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alexanders

[al-ig-zan-derz, -zahn-] /ˌæl ɪgˈzæn dərz, -ˈzɑn-/
noun, plural alexanders. (used with a singular or plural verb)
1.
a tall plant, Angelica atropurpurea, of the parsley family, having broad clusters of small white flowers.
2.
a related plant, Smyrnium olusatrum, having yellowish flowers.
Origin
probably < French alexandre(s); compare Middle English alisaundre (< OF), Old English alexandre < Medieval Latin (petroselīnum) Alexandrīnum a name for Smyrnium olusatrum, and synonymous with Medieval Latin petroselīnum Macedonicum, apparently through association of Macedonia with Alexander the Great; cf. parsley

alexander

[al-ig-zan-der, -zahn-] /ˌæl ɪgˈzæn dər, -ˈzɑn-/
noun, (often initial capital letter)
1.
a cocktail made with crème de cacao with gin or brandy (brandy alexander) and sweet cream.
Origin
1925-30; probably after the proper name

Alexander

[al-ig-zan-der, -zahn-] /ˌæl ɪgˈzæn dər, -ˈzɑn-/
noun
2.
Also, Alexandros. Classical Mythology. Homeric name for Paris.
3.
Franz
[frants,, franz,, frahnts] /frænts,, frænz,, frɑnts/ (Show IPA),
1891–1964, U.S. psychoanalyst, born in Hungary.
4.
Grover Cleveland, 1887–1950, U.S. baseball player.
5.
Sir Harold R. L. G (Alexander of Tunis) 1891–1969, English field marshal.
6.
Samuel, 1859–1938, British philosopher.
7.
William, 1726–83, general in the American Revolution.
8.
a male given name: from a Greek word meaning “defender of men.”.
Dictionary.com Unabridged
Based on the Random House Dictionary, © Random House, Inc. 2014.
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British Dictionary definitions for alexanders

alexanders

/ˌælɪɡˈzɑːndəz/
noun
1.
a biennial umbelliferous plant, Smyrnium olusatrum, native to S Europe, with dense umbels of yellow-green flowers and black fruits
2.
golden alexanders, an umbelliferous plant, Zizia aurea, of North America, having yellow flowers in compound umbels
Word Origin
Old English, from Medieval Latin alexandrum, probably (through association in folk etymology with Alexander the Great) changed from Latin holus atrum black vegetable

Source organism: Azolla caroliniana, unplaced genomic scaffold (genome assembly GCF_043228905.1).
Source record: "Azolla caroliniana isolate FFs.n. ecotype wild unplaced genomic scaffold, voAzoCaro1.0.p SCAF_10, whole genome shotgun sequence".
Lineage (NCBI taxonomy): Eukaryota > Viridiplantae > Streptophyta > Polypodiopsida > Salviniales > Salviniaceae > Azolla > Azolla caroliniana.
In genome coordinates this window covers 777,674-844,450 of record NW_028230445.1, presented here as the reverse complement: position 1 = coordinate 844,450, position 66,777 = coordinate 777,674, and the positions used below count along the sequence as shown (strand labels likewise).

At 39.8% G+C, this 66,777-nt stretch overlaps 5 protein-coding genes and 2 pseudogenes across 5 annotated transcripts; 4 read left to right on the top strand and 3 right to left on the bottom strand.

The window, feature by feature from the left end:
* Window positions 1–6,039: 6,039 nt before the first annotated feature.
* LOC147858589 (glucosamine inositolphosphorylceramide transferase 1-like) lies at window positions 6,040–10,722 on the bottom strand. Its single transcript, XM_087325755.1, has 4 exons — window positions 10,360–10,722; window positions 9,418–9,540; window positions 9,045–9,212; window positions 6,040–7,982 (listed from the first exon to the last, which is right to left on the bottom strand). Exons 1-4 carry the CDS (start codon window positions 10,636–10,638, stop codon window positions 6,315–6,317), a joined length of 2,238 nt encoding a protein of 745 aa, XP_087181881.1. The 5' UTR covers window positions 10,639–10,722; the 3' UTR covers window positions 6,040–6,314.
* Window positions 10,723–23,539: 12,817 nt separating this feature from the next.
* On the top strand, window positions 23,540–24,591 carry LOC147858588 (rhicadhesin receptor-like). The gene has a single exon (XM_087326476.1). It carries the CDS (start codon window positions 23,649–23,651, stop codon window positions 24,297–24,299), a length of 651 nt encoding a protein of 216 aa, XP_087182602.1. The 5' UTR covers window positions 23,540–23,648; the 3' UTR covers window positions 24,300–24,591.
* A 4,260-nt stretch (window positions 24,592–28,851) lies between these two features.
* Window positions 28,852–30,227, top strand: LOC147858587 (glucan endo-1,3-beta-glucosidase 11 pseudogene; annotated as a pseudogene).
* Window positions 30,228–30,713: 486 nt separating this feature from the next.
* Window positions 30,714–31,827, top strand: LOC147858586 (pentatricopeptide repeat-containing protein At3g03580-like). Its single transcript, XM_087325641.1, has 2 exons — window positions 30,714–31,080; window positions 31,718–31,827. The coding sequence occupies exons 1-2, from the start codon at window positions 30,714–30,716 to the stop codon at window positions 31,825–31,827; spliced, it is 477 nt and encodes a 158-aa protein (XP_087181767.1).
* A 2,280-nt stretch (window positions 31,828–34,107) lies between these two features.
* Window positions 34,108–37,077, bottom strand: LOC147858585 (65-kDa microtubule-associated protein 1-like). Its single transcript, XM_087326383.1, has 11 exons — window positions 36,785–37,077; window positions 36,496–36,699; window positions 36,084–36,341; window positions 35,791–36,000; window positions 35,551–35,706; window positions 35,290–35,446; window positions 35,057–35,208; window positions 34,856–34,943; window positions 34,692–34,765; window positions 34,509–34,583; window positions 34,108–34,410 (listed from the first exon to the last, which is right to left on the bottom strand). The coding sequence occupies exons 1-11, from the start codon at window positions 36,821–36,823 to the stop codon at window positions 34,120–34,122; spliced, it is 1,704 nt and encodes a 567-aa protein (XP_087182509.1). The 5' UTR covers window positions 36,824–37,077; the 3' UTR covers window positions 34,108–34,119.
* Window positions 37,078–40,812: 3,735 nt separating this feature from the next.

Alexander

/ˌælɪɡˈzɑːndə/
noun
1.
Harold (Rupert Leofric George), Earl Alexander of Tunis. 1891–1969, British field marshal in World War II, who organized the retreat from Dunkirk and commanded in North Africa (1943) and Sicily and Italy (1944–45); governor general of Canada (1946–52); British minister of defence (1952–54)
Collins English Dictionary - Complete & Unabridged 2012 Digital Edition
© William Collins Sons & Co. Ltd. 1979, 1986 © HarperCollins
Publishers 1998, 2000, 2003, 2005, 2006, 2007, 2009, 2012
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Word Origin and History for alexanders

Alexander

masc. proper name, from Latin, from Greek Alexandros "defender of men," from alexein "to ward off, keep off, turn (something) away, defend, protect" + aner (genitive andros) "man" (see anthropo-). The first element is related to Greek alke "protection, help, strength, power, courage," alkimos "strong;" cognate with Sanskrit raksati "protects," Old English ealgian "to defend." As a kind of cocktail, it is attested from 1930.

Online Etymology Dictionary, © 2010 Douglas Harper
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alexanders in the Bible

man-defender. (1.) A relative of Annas the high priest, present when Peter and John were examined before the Sanhedrim (Acts 4:6). (2.) A man whose father, Simon the Cyrenian, bore the cross of Christ (Mark 15:21). (3.) A Jew of Ephesus who took a prominent part in the uproar raised there by the preaching of Paul (Acts 19:33). The Jews put him forward to plead their cause before the mob. It was probably intended that he should show that he and the other Jews had no sympathy with Paul any more than the Ephesians had. It is possible that this man was the same as the following. (4.) A coppersmith who, with Hymenaeus and others, promulgated certain heresies regarding the resurrection (1 Tim. 1:19; 2 Tim. 4:14), and made shipwreck of faith and of a good conscience. Paul excommunicated him (1 Tim. 1:20; comp. 1 Cor. 5:5).

Easton's 1897 Bible Dictionary
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Difficulty index for alexanders

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Word Value for alexanders

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